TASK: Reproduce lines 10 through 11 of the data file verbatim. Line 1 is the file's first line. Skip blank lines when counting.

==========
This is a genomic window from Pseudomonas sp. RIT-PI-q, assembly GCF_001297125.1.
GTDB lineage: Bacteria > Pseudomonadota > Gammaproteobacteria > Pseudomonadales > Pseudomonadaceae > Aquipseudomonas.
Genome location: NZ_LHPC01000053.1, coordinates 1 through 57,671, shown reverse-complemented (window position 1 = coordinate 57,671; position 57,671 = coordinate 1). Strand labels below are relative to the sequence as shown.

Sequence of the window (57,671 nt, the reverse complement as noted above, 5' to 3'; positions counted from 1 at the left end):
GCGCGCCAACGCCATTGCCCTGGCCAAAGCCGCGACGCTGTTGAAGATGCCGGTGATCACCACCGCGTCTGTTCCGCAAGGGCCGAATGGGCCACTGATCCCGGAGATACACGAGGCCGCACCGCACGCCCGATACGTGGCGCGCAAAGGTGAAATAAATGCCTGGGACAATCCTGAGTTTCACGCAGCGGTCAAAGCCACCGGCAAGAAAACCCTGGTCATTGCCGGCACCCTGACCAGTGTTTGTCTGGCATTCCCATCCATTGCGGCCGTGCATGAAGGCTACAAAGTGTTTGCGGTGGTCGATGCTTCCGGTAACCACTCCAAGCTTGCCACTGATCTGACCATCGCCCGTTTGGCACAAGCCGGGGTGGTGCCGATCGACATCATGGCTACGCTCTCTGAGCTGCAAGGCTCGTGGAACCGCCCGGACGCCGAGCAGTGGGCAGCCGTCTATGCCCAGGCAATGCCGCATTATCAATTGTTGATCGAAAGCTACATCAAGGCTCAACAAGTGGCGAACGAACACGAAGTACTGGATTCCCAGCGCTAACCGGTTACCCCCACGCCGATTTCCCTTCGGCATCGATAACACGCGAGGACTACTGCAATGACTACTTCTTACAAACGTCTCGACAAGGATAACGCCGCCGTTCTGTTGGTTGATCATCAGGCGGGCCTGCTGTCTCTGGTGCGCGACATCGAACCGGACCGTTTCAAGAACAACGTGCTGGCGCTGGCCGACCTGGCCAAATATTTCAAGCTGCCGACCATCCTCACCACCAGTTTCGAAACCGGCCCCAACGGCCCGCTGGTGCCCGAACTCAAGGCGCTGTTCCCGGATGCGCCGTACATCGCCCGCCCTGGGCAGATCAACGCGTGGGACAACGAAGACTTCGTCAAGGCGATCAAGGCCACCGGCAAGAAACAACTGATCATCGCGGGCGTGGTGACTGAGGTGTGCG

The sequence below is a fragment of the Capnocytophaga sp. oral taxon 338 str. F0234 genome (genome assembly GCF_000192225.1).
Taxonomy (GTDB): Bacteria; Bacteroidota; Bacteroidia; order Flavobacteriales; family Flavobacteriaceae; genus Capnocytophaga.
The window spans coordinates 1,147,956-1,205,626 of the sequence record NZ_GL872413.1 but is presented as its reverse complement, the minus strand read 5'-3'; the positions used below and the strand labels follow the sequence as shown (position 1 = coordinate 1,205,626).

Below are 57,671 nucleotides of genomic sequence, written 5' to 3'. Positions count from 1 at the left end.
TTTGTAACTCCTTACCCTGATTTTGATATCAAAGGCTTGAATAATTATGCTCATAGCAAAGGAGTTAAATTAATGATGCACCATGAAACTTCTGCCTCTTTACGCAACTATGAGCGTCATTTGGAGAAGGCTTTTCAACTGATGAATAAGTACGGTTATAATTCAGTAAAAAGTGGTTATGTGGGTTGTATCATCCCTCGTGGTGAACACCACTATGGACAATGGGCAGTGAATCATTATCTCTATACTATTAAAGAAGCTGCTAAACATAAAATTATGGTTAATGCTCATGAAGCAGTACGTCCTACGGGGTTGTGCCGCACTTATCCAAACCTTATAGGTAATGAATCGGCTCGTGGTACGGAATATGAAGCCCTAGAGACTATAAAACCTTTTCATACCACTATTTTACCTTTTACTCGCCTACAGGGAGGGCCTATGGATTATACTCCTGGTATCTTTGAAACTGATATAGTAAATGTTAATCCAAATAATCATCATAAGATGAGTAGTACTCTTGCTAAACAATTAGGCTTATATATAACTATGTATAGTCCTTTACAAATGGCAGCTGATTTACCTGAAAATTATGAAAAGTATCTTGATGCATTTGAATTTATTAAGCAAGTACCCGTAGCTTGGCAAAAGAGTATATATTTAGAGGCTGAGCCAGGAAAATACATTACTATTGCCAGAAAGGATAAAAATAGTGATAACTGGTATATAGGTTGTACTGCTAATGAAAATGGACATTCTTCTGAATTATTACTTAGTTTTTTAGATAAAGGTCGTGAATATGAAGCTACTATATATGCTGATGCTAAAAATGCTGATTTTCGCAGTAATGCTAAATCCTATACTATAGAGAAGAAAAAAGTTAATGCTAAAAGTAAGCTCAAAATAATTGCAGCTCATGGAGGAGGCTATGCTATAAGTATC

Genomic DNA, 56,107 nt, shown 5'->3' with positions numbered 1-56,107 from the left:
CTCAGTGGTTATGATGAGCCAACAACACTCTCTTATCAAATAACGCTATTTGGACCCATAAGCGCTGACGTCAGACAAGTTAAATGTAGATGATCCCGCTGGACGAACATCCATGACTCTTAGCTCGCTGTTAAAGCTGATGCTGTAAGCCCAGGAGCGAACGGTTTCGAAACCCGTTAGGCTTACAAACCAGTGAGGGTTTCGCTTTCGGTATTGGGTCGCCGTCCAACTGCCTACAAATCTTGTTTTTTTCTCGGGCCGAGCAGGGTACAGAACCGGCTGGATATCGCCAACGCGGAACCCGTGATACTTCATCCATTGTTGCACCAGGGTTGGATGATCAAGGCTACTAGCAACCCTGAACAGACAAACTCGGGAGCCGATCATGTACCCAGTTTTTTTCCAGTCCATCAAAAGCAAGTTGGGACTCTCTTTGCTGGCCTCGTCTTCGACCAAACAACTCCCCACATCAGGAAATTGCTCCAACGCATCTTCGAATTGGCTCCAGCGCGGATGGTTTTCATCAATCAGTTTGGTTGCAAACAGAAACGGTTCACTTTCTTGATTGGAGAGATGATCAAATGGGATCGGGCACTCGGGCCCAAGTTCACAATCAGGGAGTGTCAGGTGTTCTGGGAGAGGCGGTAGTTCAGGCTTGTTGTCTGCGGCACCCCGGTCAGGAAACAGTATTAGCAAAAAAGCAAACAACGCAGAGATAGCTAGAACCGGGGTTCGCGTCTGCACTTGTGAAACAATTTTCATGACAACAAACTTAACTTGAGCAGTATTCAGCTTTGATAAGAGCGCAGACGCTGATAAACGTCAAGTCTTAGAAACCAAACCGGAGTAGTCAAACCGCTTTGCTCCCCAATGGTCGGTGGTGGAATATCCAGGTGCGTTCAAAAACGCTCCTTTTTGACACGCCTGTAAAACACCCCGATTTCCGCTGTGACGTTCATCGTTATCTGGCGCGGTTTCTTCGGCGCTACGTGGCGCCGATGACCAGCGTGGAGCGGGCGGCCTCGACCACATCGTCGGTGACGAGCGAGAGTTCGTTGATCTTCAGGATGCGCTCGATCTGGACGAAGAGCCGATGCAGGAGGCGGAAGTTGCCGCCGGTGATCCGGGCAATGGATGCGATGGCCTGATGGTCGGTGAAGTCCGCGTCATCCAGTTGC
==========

TTTGTAACTCCTTACCCTGATTTTGATATCAAAGGCTTGAATAATTATGCTCATAGCAAAGGAGTTAAATTAATGATGCACCATGAAACTTCTGCCTCTTTACGCAACTATGAGCGTCATTTGGAGAAGGCTTTTCAACTGATGAATAAGTACGGTTATAATTCAGTAAAAAGTGGTTATGTGGGTTGTATCATCCCTCGTGGTGAACACCACTATGGACAATGGGCAGTGAATCATTATCTCTATACTATTAAAGAAGCTGCTAAACATAAAATTATGGTTAATGCTCATGAAGCAGTACGTCCTACGGGGTTGTGCCGCACTTATCCAAACCTTATAGGTAATGAATCGGCTCGTGGTACGGAATATGAAGCCCTAGAGACTATAAAACCTTTTCATACCACTATTTTACCTTTTACTCGCCTACAGGGAGGGCCTATGGATTATACTCCTGGTATCTTTGAAACTGATATAGTAAATGTTAATCCAAATAATCATCATAAGATGAGTAGTACTCTTGCTAAACAATTAGGCTTATATATAACTATGTATAGTCCTTTACAAATGGCAGCTGATTTACCTGAAAATTATGAAAAGTATCTTGATGCATTTGAATTTATTAAGCAAGTACCCGTAGCTTGGCAAAAGAGTATATATTTAGAGGCTGAGCCAGGAAAATACATTACTATTGCCAGAAAGGATAAAAATAGTGATAACTGGTATATAGGTTGTACTGCTAATGAAAATGGACATTCTTCTGAATTATTACTTAGTTTTTTAGATAAAGGTCGTGAATATGAAGCTACTATATATGCTGATGCTAAAAATGCTGATTTTCGCAGTAATGCTAAATCCTATACTATAGAGAAGAAAAAAGTTAATGCTAAAAGTAAGCTCAAAATAATTGCAGCTCATGGAGGAGGCTATGCTATAAGTATC

Genomic DNA, 56,107 nt, shown 5'->3' with positions numbered 1-56,107 from the left: